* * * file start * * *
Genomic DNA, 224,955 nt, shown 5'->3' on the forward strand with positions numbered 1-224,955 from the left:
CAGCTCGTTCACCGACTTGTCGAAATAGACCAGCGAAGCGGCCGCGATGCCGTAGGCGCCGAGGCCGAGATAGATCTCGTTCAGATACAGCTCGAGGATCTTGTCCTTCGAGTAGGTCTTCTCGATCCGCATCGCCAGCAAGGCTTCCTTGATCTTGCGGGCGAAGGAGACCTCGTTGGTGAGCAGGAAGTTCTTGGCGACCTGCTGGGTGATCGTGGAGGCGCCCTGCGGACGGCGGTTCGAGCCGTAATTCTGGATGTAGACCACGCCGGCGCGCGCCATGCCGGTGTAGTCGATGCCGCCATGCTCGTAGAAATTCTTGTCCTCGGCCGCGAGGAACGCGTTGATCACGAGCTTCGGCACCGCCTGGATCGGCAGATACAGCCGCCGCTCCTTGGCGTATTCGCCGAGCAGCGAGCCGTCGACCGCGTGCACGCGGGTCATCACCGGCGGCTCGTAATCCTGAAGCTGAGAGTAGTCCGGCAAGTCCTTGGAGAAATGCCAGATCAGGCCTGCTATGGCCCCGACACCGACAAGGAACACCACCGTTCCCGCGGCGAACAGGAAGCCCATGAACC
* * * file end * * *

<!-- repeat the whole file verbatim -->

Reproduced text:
Genomic DNA, 224,955 nt, shown 5'->3' on the forward strand with positions numbered 1-224,955 from the left:
CAGCTCGTTCACCGACTTGTCGAAATAGACCAGCGAAGCGGCCGCGATGCCGTAGGCGCCGAGGCCGAGATAGATCTCGTTCAGATACAGCTCGAGGATCTTGTCCTTCGAGTAGGTCTTCTCGATCCGCATCGCCAGCAAGGCTTCCTTGATCTTGCGGGCGAAGGAGACCTCGTTGGTGAGCAGGAAGTTCTTGGCGACCTGCTGGGTGATCGTGGAGGCGCCCTGCGGACGGCGGTTCGAGCCGTAATTCTGGATGTAGACCACGCCGGCGCGCGCCATGCCGGTGTAGTCGATGCCGCCATGCTCGTAGAAATTCTTGTCCTCGGCCGCGAGGAACGCGTTGATCACGAGCTTCGGCACCGCCTGGATCGGCAGATACAGCCGCCGCTCCTTGGCGTATTCGCCGAGCAGCGAGCCGTCGACCGCGTGCACGCGGGTCATCACCGGCGGCTCGTAATCCTGAAGCTGAGAGTAGTCCGGCAAGTCCTTGGAGAAATGCCAGATCAGGCCTGCTATGGCCCCGACACCGACAAGGAACACCACCGTTCCCGCGGCGAACAGGAAGCCCATGAACC